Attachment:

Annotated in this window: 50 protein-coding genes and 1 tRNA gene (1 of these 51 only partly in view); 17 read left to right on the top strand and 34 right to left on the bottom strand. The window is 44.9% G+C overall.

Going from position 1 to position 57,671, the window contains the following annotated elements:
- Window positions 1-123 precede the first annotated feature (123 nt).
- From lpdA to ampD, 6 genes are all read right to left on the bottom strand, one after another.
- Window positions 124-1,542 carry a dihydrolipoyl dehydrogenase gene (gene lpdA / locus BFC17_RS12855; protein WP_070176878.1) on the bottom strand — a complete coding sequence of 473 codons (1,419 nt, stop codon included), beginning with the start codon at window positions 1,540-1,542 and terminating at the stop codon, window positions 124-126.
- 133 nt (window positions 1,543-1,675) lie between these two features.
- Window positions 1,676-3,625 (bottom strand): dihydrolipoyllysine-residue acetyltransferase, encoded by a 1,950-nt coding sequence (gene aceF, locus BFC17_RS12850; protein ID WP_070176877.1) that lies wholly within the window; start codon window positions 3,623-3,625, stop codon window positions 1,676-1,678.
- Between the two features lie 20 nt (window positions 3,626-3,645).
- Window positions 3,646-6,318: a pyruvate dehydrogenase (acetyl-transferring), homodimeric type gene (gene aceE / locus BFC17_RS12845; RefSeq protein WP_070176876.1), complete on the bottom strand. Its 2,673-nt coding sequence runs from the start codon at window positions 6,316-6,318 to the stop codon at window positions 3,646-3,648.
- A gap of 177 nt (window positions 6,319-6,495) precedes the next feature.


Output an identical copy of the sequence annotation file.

Annotated in this window: 50 protein-coding genes and 1 tRNA gene (1 of these 51 only partly in view); 17 read left to right on the top strand and 34 right to left on the bottom strand. The window is 44.9% G+C overall.

Going from position 1 to position 57,671, the window contains the following annotated elements:
- Window positions 1-123 precede the first annotated feature (123 nt).
- From lpdA to ampD, 6 genes are all read right to left on the bottom strand, one after another.
- Window positions 124-1,542 carry a dihydrolipoyl dehydrogenase gene (gene lpdA / locus BFC17_RS12855; protein WP_070176878.1) on the bottom strand — a complete coding sequence of 473 codons (1,419 nt, stop codon included), beginning with the start codon at window positions 1,540-1,542 and terminating at the stop codon, window positions 124-126.
- 133 nt (window positions 1,543-1,675) lie between these two features.
- Window positions 1,676-3,625 (bottom strand): dihydrolipoyllysine-residue acetyltransferase, encoded by a 1,950-nt coding sequence (gene aceF, locus BFC17_RS12850; protein ID WP_070176877.1) that lies wholly within the window; start codon window positions 3,623-3,625, stop codon window positions 1,676-1,678.
- Between the two features lie 20 nt (window positions 3,626-3,645).
- Window positions 3,646-6,318: a pyruvate dehydrogenase (acetyl-transferring), homodimeric type gene (gene aceE / locus BFC17_RS12845; RefSeq protein WP_070176876.1), complete on the bottom strand. Its 2,673-nt coding sequence runs from the start codon at window positions 6,316-6,318 to the stop codon at window positions 3,646-3,648.
- A gap of 177 nt (window positions 6,319-6,495) precedes the next feature.